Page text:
Diary of a Mad County

April 12 - April 18

Tuesday, April 18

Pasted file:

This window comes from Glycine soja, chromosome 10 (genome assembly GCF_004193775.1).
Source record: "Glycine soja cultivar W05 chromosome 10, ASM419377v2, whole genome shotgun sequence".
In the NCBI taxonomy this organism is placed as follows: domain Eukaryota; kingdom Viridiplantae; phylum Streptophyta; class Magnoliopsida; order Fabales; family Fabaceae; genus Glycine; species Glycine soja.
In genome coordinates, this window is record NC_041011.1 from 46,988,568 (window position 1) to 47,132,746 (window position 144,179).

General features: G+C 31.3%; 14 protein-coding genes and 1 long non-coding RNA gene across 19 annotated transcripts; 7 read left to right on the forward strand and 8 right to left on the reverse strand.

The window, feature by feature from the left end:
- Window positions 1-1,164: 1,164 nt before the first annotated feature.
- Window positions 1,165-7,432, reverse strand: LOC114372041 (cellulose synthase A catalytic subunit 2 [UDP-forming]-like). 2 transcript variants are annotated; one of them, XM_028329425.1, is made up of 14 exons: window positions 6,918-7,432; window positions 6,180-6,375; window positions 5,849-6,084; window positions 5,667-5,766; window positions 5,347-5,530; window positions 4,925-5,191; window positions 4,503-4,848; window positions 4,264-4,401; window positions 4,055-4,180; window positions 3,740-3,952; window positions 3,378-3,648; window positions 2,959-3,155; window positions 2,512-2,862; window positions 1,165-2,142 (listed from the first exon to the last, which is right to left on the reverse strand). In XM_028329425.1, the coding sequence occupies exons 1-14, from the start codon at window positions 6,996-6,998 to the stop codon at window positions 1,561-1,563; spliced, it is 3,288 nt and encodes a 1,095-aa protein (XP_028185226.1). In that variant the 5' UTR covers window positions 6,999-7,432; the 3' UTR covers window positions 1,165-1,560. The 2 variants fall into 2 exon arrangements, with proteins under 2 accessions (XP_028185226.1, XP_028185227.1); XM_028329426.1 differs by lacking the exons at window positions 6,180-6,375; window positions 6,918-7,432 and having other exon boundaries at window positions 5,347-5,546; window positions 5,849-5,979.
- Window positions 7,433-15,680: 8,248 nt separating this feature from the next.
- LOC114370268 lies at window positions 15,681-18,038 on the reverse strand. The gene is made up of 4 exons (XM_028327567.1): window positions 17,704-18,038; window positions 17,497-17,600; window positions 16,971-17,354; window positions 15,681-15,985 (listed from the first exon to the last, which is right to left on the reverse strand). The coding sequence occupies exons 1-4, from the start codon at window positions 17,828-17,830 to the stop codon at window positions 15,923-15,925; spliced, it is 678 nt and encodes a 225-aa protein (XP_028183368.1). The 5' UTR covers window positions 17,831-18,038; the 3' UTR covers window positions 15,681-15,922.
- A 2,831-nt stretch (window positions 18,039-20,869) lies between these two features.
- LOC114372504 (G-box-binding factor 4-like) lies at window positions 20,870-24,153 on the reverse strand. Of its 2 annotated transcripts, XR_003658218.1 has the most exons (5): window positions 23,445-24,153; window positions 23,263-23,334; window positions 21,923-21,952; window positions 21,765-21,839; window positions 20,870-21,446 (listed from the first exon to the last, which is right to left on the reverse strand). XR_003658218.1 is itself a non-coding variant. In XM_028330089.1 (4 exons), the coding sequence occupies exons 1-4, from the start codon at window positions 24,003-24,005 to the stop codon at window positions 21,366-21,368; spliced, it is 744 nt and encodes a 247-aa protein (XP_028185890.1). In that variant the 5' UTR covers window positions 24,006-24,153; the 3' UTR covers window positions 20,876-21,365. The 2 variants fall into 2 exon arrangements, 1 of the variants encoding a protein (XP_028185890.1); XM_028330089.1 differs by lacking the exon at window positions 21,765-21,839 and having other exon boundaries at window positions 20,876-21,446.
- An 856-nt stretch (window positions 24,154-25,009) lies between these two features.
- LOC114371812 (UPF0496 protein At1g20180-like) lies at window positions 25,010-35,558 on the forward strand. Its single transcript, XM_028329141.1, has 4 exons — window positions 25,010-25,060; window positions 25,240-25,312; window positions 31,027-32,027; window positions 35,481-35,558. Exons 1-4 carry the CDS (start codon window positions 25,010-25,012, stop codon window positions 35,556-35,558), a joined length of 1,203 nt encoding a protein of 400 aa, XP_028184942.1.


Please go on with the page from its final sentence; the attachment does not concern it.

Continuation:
Wake up today to see that the Pulitzer Prizes were announced yesterday, and while I couldn't be happier that David M. Oshinsky won the history prize for his uproarious book Polio: An American Story—way to go, Oshki! I got first round at the Red Ass!—a picture on the front page of the LA Times disturbs me. The picture shows New Orleans Times-Picayune publisher Ashton Phelps Jr. wildly celebrating with the paper's staff their victory in the public service category, the Pulitzer's equivalent of the Best Picture award. The Times-Picayune, along with the Biloxi Sun Herald, won for their coverage of Hurricane Katrina and its aftermath, and while I laud their accomplishment, it is disconcerting, once again, to see newspaper folk seemingly dancing on the graves of their subjects. See, this isn't the first time we've witnessed this scene. If you have something truly horrific happen in your area—natural disaster, terrorist attack, construction of a Wal-Mart—you're pretty much guaranteed a Pulitzer Prize. TheNew York Times won for its coverage of 9/11, and the Miami Herald won for its coverage of Hurricane Andrew in 1993, the same year the LA Times won for its spot news coverage of the LA riots. In all these cases, as with New Orleans, the papers reacted to the news that showed up, which they did very well, no question. And they deserve to be rewarded for their work, but in receiving that recognition I think they should show a little more decorum than partying like they just won the lotto—especially in New Orleans, where, apparently, there are still bodies to be found. If you do something on your own, as the Times-Picayune did in 1997 when it won the public service award for its series on the world's threatened supply of fish, scream, yell and show your boobs. But stop with the celebrating of other people's misfortune. It's so Pat Robertson. (And no, this isn't sour grapes because our groundbreaking series on the cute pet names women have for their hoo-haws was ignored by the committee, again.)

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